Distributed VDI Architectures are superior to Centralized!
We have all heard and contributed to the discussions around public cloud, private cloud, and hybrid cloud and have our opinions on it. Some of the older arguments I think are worth revitalizing, my favorite is that there is no such thing as public, private, or hybrid cloud.
Cloud is cloud!
When I think on this, and as I look at DaaS, DRaaS, and other XaaS services, I find myself wondering why anyone thinks centralized delivery models are in any way superior to distributed delivery models.
Here are a number of reasons why distributed architectures are superior and proven to work better than their centralized equivalents:
The further you are away from a service, the slower it is perceived to go! I do not know any architect that cannot outperform physical desktops on a LAN with VDI, but introduce unknown networking such as those always found on WANs and you run into all kinds of unforeseen issues.
Check out our latest video which tells of how being closer is always better!
Let’s be honest… Aren’t desktops, applications, and support delivered regionally at least, but almost always on premise closest to where people are working from? Breaking down management into regional distributions or even campus type distributions are how our servers, applications, desktops, and networks are broken up today. Asking a forklift away from that model almost in itself explains why Desktops and Applications have barely scratched the surface for moving to the cloud despite the advantages of doing so.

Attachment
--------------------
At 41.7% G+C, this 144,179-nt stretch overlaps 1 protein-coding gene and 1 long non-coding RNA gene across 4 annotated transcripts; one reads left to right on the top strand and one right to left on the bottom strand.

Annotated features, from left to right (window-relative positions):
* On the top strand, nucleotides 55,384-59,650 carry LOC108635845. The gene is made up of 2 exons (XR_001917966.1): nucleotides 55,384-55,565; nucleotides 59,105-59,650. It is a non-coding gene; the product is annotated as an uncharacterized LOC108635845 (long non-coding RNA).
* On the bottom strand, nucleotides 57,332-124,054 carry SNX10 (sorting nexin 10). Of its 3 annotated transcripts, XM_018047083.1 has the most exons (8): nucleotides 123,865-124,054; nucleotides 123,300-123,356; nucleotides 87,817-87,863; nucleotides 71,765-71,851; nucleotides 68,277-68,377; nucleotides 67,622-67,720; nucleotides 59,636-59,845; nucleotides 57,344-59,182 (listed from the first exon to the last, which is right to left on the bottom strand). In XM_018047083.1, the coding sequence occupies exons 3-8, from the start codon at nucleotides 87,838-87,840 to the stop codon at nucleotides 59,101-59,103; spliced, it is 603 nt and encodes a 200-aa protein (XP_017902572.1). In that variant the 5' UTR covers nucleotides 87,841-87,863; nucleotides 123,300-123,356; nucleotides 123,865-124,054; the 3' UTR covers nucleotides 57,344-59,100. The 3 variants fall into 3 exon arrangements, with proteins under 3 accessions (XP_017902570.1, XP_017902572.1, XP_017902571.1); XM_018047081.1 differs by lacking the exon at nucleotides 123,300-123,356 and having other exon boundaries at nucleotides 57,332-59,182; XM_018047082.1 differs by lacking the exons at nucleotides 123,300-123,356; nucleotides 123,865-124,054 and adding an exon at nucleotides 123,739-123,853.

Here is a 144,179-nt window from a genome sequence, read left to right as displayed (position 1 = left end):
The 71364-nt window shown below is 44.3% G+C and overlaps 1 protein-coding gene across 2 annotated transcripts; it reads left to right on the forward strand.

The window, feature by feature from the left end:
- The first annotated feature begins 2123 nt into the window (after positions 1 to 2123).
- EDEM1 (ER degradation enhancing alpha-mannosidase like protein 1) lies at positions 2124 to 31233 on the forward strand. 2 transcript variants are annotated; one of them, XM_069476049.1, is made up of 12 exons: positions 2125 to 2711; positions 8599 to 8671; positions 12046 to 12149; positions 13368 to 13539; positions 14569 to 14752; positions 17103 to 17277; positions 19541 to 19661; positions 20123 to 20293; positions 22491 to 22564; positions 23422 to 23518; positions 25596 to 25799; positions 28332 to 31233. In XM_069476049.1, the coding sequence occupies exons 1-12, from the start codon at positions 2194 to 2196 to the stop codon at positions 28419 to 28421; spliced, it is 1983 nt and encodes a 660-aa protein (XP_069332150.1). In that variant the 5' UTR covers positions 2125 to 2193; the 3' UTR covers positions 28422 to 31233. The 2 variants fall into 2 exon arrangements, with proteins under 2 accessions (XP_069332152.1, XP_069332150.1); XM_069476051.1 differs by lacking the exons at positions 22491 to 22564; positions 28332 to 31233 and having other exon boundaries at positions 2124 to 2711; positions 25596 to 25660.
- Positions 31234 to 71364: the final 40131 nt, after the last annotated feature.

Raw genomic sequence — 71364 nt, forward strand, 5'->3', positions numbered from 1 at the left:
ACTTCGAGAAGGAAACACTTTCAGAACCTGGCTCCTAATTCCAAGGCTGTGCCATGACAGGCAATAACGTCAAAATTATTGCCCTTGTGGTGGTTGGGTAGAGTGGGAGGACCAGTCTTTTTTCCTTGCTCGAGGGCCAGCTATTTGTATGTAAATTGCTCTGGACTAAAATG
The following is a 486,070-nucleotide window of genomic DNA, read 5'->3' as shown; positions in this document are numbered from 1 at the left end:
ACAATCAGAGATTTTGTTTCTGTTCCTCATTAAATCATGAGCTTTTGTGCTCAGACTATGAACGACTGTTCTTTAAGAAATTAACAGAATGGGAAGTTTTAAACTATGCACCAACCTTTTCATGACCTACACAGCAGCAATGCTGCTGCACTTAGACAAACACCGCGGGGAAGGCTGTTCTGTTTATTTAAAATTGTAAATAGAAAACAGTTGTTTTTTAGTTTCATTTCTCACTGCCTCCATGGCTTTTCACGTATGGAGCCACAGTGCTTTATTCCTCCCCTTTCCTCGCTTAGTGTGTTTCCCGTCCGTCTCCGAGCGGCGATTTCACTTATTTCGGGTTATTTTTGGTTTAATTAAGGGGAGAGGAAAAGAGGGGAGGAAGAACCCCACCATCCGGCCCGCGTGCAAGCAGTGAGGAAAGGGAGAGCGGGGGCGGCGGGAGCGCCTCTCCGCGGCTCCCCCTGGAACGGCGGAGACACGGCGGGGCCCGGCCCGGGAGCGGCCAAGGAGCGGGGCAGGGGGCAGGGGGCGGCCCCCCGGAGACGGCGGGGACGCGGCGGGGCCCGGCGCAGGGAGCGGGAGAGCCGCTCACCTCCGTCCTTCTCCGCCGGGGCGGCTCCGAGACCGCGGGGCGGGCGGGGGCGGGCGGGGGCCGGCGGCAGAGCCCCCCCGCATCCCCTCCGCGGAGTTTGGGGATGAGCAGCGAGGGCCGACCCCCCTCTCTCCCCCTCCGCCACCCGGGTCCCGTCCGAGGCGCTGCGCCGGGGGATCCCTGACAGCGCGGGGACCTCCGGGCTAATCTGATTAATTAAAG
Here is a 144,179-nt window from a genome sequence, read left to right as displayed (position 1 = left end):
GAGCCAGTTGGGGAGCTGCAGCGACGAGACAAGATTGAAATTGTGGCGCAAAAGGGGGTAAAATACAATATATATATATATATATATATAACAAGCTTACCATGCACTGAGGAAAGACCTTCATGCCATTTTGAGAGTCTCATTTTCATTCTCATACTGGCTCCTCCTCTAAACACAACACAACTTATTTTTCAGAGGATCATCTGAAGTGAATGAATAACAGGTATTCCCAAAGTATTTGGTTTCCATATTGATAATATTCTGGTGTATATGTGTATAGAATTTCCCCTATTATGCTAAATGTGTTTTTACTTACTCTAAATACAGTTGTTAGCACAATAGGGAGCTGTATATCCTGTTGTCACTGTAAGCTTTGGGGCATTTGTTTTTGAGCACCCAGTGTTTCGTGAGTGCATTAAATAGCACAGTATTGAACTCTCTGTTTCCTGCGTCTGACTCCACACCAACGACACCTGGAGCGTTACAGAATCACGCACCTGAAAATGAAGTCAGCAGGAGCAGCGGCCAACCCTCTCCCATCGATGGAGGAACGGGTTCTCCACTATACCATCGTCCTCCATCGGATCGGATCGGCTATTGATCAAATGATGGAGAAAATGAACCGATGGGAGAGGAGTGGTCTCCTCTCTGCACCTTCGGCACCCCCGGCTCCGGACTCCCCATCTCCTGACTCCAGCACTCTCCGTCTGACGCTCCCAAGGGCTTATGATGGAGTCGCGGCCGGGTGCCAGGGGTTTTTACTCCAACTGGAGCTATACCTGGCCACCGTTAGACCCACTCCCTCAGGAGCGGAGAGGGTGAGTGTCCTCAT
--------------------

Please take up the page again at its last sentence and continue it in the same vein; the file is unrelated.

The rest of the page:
With even conservative estimates for how much bandwidth is required per application or desktop, how much can you really run at the same time with any kind of performance expectations? Isn’t it like squeezing a basketball through a straw even at gigabit speeds when everyone is using them at once? The math to me on this one seems very simple.
To me the conclusion is simple:
Distributed architectures for storage, desktops, and applications are superior to centralized approaches! Of course this doesn’t diminish the value of centralized approaches, only brings the question back to some of the original thoughts. If you have distributed architectures for storage, desktops, and applications, do you even need to worry about public, private, or hybrid cloud anymore? I think not! Just do it distributed, keep it simple, and deliver it how you want, as a service.
There is a page about this on our site about how we achieve this here: http://sphere3d.com/sphere-3d-distributed-computing/